• One of my IM friends who works at an Apple store opened our day-long conversation yesterday with "What did you say? I can't hear you over the noise of my new iPhone!" In return, he does get to have to work today. His IM Away message? "iPhone Apocalypse" I hear they do good in-store snacks and punch. Also, maybe one day his phone will be able to send pictures directly to other phones, like mine have done since 2001. God bless you on this historic day for retail, [livejournal.com profile] jpeace. You're the one man I trust to only hand out scarce iPhones to people who deserve them and beat the rest with a stick until they leave the store.

  • I forgot item three, but I know every list should have one. Oh yeah, [livejournal.com profile] slinkr and Mrs. [livejournal.com profile] slinkr are in my apartment right now. And they think it is beautiful.

fj: (tech)
One thing about the iPhone: I no longer feel the need to mumble about the price or apologize for owning a 500 dollar phone myself. "I just wanted a really good lens." Which is also why the iPhone is not a compelling phone for me personally, all its quirks and compromises aside.

But looking at how much damage my expensive phone has taken in a year, I foresee many iPhone tears.
fj: (tech)
6 months from now: iPhone Nano. Smaller form factor, more standard keypad, stripped down functionality (calls, messaging, music, cam, limited browsing), same ease of synchronization. It is the sync that will make people so happy. Can you sync with Windows PCs?

My off-the-cuff advice to Nokia and SE: dump Symbian now. It won't catch up to this kind of experience. Linux barely will unless you put a fuckload of work in it, in-house, using enlightment. Sign an agreement with Adobe and concentrate on having your high-end phones run FlashLite as much as possible in the OS stack, with a J2ME subsystem for compatibility. The tech can handle it, and the UIs 3d partys will make will be amazing.
fj: (tech)
The Apple Phone is an astounding technological marvel. Where Microsoft set up a whole new OS product line for years, at great cost, to bring the Windows experience to mobile users, Steve, in standard Steve fashion, just waited until the hardware caught up to be able to leverage his current software assets. It's his style. Just like when he was leading NeXT: they were one of the last workstation makers to stay exclusively Black & White, waiting until they could offer color without all the compromises like color mapping X11 required.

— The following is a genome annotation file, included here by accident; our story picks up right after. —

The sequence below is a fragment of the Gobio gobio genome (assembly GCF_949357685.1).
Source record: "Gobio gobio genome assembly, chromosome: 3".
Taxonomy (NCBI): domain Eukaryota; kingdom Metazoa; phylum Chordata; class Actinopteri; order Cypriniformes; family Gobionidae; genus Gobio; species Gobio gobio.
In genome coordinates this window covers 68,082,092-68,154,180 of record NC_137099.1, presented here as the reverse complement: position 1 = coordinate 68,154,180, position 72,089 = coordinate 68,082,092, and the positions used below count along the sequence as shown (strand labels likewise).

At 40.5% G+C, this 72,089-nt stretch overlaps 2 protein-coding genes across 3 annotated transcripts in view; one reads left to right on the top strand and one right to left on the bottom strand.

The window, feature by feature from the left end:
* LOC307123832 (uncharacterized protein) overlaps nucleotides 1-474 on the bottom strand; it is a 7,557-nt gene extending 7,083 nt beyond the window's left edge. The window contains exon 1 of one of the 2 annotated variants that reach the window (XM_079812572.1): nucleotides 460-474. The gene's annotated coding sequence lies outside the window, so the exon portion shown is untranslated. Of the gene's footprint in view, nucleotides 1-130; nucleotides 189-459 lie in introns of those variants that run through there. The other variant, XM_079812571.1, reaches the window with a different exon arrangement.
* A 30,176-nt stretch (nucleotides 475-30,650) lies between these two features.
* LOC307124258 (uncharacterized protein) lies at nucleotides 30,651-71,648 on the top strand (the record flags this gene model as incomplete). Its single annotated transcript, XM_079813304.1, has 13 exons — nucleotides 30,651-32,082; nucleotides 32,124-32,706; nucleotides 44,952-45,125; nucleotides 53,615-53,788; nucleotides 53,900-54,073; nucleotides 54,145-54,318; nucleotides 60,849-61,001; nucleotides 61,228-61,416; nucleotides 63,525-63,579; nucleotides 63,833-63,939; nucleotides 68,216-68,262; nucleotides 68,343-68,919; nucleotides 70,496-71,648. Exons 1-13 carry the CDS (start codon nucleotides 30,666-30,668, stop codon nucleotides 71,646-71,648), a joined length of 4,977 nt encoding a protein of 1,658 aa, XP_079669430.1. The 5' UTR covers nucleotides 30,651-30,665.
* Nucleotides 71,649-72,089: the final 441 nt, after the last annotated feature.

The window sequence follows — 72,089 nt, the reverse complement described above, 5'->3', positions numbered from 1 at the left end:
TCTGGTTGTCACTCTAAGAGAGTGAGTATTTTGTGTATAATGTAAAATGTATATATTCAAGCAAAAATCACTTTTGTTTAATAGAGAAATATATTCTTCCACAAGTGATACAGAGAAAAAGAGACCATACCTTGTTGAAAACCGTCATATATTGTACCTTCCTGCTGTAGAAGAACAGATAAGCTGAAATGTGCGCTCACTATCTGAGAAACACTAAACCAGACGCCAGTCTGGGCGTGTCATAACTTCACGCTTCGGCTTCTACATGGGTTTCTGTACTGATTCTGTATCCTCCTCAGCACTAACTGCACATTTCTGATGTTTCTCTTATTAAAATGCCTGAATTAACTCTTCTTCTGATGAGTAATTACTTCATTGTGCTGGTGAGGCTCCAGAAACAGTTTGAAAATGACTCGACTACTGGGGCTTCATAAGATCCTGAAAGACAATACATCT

Cingular, I am totally guessing and speaking on my own behalf, is subsidizing this for around 200 dollars. Which means that this device's real market price is around 800 to 900 dollars. For that price he is in the same ballpark as the Microsoft-powered big smartphones like the high-end GPS enabled HTCs and iPaqs. He has blown them out of the water with their interface, though. It looks amazing and will be a joy to use just for the eyecandy.

However, he is taking two big risks in that UI. One is text entry. Soft keyboards are not as well liked as thumbboards. No, I cannot point to a reference for that. Just trust me on it: people would rather use their two thumbs to enter text that having to use their pointing finger while holding the device in the other hand. Mac OS X does have handwriting recognition built in, it is called Inkwell, so maybe that will be a text-entry modality that will make this more pleasant for a minority of users.

The second big risk is the touch screen itself. You can't dial this thing blind. You can't feel your way around the keys. Touch feedback is always a concern for users when they use keypads. Yes, the controls can be totally flexible when you have no defined hardware buttons, but without the spring of the key back to your finger, users feel lost, insecure, unhappy. This has been reported since the Timex Sinclair ZX81 became a global hit in home hobby computers in the early eighties. I truly hope Apple got the engineering right on this touch screen to make it a joy to use. I do not see it. It still am not entirely happy using [livejournal.com profile] pinkfish's click wheel on his iPod.

Then there's the next little issue nobody noticed yet, well, except for the guys at Gizmodo: its size. Yeah, that hand model they are using for the promo shots of the Apple phone? <insert big hands / big wrists joke here>. This thing is marginally more pocketable than a Newton was, and that was one of the big minusses against the Newton.[livejournal.com profile] dpnash did some fact checking and found out that Apple lists a different size for it than Gizmodo does. This new size is far more viable as a pocketable device. Still on the big size, but not ridiculously so. No longer in MessagePad territory.